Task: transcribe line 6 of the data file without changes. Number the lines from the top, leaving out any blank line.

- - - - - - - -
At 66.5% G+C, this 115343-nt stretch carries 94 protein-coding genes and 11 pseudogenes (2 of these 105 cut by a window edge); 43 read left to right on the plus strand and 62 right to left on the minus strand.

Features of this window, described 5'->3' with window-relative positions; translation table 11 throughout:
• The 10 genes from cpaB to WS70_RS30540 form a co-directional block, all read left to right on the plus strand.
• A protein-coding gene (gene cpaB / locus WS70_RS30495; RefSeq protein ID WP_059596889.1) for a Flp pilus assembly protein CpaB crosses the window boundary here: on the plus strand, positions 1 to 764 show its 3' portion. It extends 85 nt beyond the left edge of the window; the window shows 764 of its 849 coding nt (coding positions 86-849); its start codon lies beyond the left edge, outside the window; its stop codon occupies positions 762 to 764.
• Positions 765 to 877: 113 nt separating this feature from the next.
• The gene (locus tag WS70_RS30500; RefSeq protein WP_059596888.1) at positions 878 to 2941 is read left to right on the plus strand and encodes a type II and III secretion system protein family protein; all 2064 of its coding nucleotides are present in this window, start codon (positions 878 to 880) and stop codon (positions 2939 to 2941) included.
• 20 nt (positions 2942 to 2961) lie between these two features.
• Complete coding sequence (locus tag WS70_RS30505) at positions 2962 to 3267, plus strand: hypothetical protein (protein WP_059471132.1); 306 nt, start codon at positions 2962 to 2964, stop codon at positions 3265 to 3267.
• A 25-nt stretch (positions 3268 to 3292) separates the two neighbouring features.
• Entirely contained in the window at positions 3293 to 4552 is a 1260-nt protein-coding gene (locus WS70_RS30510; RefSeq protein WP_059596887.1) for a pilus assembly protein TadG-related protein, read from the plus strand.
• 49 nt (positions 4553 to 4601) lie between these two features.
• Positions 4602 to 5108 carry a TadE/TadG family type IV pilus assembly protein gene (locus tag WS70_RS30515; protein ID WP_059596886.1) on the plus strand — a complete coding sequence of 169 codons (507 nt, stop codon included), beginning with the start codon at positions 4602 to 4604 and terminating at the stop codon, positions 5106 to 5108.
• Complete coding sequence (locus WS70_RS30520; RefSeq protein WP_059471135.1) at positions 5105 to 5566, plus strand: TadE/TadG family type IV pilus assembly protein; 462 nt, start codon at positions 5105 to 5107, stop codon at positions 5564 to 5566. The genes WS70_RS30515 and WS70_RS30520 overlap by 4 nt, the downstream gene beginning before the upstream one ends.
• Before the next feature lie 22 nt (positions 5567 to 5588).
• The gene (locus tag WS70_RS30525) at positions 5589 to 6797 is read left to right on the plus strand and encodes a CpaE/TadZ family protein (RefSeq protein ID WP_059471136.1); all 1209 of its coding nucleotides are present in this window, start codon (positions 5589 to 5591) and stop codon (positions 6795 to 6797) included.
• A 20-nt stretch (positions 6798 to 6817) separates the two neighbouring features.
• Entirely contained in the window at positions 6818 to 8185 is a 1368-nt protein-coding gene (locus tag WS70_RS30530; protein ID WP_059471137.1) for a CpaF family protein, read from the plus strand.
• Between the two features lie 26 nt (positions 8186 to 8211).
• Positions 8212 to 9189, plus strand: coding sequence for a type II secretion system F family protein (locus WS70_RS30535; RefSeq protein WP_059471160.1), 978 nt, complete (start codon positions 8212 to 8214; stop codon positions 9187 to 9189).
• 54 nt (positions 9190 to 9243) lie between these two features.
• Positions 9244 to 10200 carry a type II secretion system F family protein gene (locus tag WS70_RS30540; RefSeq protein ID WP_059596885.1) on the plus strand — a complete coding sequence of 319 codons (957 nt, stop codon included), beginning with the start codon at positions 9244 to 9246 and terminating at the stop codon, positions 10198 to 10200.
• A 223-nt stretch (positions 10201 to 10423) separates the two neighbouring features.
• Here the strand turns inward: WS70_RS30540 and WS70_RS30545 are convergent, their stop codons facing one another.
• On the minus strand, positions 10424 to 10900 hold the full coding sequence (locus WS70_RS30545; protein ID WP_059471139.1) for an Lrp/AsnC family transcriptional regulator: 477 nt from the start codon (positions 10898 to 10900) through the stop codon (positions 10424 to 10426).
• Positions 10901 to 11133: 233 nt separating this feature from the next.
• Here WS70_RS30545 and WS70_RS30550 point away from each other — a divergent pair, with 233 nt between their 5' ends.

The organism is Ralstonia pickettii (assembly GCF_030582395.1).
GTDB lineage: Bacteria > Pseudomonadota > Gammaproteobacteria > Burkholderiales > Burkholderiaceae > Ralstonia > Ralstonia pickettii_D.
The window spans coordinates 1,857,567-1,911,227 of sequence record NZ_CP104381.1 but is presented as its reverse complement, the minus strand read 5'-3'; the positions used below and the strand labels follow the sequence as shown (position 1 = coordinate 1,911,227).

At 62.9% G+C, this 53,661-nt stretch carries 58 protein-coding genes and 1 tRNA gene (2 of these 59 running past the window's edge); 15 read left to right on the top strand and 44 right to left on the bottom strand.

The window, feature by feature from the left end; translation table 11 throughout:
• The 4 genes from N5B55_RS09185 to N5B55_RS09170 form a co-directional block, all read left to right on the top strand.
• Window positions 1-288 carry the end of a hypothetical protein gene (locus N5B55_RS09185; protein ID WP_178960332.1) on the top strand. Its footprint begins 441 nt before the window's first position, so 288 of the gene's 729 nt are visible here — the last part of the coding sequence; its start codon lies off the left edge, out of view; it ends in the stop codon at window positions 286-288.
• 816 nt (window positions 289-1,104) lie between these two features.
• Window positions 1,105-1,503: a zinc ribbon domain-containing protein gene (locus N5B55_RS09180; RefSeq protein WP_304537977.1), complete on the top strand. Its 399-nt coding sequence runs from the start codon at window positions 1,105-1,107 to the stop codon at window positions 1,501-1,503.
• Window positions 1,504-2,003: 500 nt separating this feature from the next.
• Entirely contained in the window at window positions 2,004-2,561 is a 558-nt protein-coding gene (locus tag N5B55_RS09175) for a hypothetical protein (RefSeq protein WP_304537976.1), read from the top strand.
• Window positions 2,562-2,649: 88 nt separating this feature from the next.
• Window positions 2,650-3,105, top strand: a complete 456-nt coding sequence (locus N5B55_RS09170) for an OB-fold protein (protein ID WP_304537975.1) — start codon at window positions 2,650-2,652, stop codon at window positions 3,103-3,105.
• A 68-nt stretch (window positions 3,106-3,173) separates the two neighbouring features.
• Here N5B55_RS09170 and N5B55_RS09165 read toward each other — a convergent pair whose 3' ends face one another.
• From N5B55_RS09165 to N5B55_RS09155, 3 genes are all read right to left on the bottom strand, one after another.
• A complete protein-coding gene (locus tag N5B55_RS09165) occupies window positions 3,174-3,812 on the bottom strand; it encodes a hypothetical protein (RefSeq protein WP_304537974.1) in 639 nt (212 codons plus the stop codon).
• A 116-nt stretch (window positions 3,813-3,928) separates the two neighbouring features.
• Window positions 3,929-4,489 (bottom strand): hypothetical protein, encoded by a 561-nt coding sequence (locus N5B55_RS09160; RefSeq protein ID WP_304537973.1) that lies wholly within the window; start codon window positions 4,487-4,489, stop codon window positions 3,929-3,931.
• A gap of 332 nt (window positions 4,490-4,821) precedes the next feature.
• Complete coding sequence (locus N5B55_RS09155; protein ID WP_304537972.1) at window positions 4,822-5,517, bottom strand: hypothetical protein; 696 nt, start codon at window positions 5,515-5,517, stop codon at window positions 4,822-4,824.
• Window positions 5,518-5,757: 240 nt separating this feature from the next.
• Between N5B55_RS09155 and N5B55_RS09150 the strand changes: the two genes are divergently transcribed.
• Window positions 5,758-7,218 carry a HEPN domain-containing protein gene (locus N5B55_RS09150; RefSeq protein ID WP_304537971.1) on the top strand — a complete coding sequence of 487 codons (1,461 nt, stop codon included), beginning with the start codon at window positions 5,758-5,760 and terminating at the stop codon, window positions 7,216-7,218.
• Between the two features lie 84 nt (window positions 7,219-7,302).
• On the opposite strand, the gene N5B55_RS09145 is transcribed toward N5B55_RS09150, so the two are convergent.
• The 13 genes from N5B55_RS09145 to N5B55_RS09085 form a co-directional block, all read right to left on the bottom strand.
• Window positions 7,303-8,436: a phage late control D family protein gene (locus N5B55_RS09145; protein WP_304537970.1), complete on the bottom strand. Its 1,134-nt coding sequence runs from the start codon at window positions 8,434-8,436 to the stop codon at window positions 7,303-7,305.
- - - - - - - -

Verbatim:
• The gene (locus tag WS70_RS30500; RefSeq protein WP_059596888.1) at positions 878 to 2941 is read left to right on the plus strand and encodes a type II and III secretion system protein family protein; all 2064 of its coding nucleotides are present in this window, start codon (positions 878 to 880) and stop codon (positions 2939 to 2941) included.